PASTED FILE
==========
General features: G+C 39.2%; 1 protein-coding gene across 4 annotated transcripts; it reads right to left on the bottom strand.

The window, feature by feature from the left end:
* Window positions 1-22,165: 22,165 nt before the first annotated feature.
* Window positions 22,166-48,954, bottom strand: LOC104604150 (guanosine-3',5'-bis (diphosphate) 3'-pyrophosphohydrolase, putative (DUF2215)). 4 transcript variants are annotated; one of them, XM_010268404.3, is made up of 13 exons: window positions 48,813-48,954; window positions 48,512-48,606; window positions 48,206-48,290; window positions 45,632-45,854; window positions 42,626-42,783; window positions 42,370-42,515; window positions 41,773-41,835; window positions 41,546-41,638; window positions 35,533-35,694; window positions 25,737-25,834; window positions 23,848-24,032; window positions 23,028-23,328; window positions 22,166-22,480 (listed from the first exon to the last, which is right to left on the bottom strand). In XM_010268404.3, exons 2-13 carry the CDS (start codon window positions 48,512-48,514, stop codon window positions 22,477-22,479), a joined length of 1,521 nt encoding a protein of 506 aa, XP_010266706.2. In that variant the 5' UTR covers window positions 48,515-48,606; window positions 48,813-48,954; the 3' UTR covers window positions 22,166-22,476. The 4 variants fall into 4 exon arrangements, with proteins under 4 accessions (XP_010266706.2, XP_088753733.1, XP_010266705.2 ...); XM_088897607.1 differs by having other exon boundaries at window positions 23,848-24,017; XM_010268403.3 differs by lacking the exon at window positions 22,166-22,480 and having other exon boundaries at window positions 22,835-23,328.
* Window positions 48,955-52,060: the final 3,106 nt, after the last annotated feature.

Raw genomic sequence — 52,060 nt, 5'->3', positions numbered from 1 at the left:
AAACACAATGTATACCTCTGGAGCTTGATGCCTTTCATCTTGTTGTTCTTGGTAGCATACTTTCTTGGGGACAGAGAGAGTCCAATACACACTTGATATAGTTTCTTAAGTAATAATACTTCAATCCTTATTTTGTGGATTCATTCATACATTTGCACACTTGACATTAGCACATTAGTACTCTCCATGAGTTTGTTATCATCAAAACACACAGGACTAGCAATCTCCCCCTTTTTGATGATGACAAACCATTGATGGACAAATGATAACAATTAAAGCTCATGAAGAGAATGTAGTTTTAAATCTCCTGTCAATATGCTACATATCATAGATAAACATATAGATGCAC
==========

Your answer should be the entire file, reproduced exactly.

General features: G+C 39.2%; 1 protein-coding gene across 4 annotated transcripts; it reads right to left on the bottom strand.

The window, feature by feature from the left end:
* Window positions 1-22,165: 22,165 nt before the first annotated feature.
* Window positions 22,166-48,954, bottom strand: LOC104604150 (guanosine-3',5'-bis (diphosphate) 3'-pyrophosphohydrolase, putative (DUF2215)). 4 transcript variants are annotated; one of them, XM_010268404.3, is made up of 13 exons: window positions 48,813-48,954; window positions 48,512-48,606; window positions 48,206-48,290; window positions 45,632-45,854; window positions 42,626-42,783; window positions 42,370-42,515; window positions 41,773-41,835; window positions 41,546-41,638; window positions 35,533-35,694; window positions 25,737-25,834; window positions 23,848-24,032; window positions 23,028-23,328; window positions 22,166-22,480 (listed from the first exon to the last, which is right to left on the bottom strand). In XM_010268404.3, exons 2-13 carry the CDS (start codon window positions 48,512-48,514, stop codon window positions 22,477-22,479), a joined length of 1,521 nt encoding a protein of 506 aa, XP_010266706.2. In that variant the 5' UTR covers window positions 48,515-48,606; window positions 48,813-48,954; the 3' UTR covers window positions 22,166-22,476. The 4 variants fall into 4 exon arrangements, with proteins under 4 accessions (XP_010266706.2, XP_088753733.1, XP_010266705.2 ...); XM_088897607.1 differs by having other exon boundaries at window positions 23,848-24,017; XM_010268403.3 differs by lacking the exon at window positions 22,166-22,480 and having other exon boundaries at window positions 22,835-23,328.
* Window positions 48,955-52,060: the final 3,106 nt, after the last annotated feature.

Raw genomic sequence — 52,060 nt, 5'->3', positions numbered from 1 at the left:
AAACACAATGTATACCTCTGGAGCTTGATGCCTTTCATCTTGTTGTTCTTGGTAGCATACTTTCTTGGGGACAGAGAGAGTCCAATACACACTTGATATAGTTTCTTAAGTAATAATACTTCAATCCTTATTTTGTGGATTCATTCATACATTTGCACACTTGACATTAGCACATTAGTACTCTCCATGAGTTTGTTATCATCAAAACACACAGGACTAGCAATCTCCCCCTTTTTGATGATGACAAACCATTGATGGACAAATGATAACAATTAAAGCTCATGAAGAGAATGTAGTTTTAAATCTCCTGTCAATATGCTACATATCATAGATAAACATATAGATGCAC